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Indonesia has unveiled a giant floating solar plant

Indonesia has made a significant stride in renewable energy by unveiling a massive floating solar plant, the third largest of its kind globally.

Situated on the Cirata Reservoir, 107 kilometers southeast of Jakarta, the plant's 13 expansive arrays cover 4% of the reservoir's surface, capable of generating up to 192 MW of power.

Indonesia's floating solar plant: A collaborative effort

The financing of this project reflects a blend of public and private sector involvement, resulting from a partnership between Indonesia's state-owned utility company and Masdar, a UAE-based renewable energy firm.

Indonesia currently generates 12.3% of its electricity from renewable sources, and the government has set an ambitious target of adding 60GW of renewable capacity by 2040. Achieving this goal will require substantial new investments, estimated at $172 billion.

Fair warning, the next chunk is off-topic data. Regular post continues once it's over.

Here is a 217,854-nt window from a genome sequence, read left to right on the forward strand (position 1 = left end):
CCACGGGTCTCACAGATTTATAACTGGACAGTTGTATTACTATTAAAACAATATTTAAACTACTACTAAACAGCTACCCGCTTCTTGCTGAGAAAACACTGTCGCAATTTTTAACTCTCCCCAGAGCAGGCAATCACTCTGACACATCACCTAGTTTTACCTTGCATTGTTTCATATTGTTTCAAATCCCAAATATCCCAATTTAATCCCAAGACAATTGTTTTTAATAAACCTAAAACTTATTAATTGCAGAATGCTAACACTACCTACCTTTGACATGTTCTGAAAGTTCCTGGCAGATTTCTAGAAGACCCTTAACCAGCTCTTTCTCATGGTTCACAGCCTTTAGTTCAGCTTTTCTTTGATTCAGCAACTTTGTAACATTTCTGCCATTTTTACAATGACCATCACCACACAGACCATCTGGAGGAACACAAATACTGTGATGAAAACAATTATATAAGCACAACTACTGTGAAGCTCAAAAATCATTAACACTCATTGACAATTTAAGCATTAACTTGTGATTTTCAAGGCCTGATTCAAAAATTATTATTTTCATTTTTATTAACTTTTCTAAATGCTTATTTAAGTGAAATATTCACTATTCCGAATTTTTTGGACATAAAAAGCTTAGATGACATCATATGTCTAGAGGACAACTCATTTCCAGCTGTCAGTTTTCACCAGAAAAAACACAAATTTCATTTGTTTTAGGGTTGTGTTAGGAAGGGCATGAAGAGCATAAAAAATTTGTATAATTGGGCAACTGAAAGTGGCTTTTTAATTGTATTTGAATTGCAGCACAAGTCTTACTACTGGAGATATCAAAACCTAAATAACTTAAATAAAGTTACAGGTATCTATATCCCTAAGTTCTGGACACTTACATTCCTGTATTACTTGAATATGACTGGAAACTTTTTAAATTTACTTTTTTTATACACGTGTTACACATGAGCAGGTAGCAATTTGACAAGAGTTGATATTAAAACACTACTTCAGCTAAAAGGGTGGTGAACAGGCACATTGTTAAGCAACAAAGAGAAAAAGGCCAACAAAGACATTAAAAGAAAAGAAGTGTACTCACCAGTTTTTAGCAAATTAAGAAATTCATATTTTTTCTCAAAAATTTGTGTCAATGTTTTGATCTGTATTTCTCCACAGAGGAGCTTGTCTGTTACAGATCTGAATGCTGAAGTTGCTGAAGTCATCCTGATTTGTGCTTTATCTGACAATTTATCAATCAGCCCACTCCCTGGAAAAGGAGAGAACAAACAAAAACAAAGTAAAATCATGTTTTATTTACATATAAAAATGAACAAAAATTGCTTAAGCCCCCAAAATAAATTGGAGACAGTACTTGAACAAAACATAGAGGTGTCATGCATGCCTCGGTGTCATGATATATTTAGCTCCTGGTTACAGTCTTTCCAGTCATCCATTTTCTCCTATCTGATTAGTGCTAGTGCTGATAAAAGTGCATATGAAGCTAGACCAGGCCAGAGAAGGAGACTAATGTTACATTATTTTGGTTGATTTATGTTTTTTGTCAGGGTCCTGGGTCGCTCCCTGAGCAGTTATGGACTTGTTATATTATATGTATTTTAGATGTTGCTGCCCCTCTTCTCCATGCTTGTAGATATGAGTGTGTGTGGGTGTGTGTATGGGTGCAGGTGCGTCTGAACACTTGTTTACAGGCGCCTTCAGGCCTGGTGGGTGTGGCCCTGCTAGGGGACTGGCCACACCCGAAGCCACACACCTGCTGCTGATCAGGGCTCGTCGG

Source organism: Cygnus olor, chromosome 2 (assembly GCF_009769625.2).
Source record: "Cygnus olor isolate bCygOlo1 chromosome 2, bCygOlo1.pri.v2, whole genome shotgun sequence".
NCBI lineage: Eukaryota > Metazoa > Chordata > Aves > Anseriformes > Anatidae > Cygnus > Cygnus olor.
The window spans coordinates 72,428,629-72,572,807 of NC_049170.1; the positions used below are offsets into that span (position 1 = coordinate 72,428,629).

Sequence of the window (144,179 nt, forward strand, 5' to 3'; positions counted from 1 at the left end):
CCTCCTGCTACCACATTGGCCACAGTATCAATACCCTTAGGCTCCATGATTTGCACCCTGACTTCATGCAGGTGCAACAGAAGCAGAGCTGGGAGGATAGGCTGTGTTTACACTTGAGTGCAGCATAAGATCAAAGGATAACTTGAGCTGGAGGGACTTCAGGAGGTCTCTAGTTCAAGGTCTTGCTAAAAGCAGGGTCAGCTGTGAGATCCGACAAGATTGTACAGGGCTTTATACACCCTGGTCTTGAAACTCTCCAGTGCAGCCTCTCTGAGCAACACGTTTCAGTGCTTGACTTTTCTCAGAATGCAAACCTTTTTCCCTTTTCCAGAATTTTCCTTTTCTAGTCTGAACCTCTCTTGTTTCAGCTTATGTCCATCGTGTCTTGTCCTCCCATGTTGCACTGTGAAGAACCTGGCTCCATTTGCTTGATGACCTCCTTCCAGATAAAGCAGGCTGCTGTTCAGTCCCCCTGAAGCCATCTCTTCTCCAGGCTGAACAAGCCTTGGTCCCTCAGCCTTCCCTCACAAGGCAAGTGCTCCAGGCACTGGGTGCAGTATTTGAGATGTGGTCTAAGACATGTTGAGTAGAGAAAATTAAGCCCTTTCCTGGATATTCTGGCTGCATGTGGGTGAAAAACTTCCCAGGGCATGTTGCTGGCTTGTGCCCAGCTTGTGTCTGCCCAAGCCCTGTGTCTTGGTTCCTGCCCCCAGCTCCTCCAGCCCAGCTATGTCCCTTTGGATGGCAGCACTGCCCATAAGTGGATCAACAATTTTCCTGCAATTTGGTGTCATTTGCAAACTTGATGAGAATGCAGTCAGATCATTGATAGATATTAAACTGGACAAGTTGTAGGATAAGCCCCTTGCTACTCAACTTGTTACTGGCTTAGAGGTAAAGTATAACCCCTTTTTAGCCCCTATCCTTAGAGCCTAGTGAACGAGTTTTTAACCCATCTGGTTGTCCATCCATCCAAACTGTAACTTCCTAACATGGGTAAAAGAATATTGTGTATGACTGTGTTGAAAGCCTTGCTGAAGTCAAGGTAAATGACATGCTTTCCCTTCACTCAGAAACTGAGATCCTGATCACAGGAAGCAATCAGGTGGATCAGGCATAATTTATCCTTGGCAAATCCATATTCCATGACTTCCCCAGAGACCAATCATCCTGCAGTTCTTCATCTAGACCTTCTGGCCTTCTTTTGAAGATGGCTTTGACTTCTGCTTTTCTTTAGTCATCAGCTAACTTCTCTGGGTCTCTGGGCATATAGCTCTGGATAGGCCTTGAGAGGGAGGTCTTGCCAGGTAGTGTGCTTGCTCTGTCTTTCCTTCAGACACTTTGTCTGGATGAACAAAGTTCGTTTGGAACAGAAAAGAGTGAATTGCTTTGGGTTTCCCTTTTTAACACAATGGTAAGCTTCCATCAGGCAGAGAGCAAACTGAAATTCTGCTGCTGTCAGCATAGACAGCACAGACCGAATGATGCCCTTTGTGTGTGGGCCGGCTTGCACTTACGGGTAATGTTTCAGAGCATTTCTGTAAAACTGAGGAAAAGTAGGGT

Global challenges and opportunities

The transition to a sustainable energy future demands concerted global efforts. Experts estimate that an annual investment of $3 trillion is necessary to achieve net zero emissions, reverse nature loss, and restore biodiversity by 2050.

The World Economic Forum's initiatives, such as Giving to Amplify Earth Action and Mobilizing Investment for Clean Energy in Emerging Economies, aim to unlock the necessary funding and accelerate the adoption of renewable energy in emerging and developing economies. These initiatives highlight the critical role of collaboration and innovation in addressing the global energy challenge.

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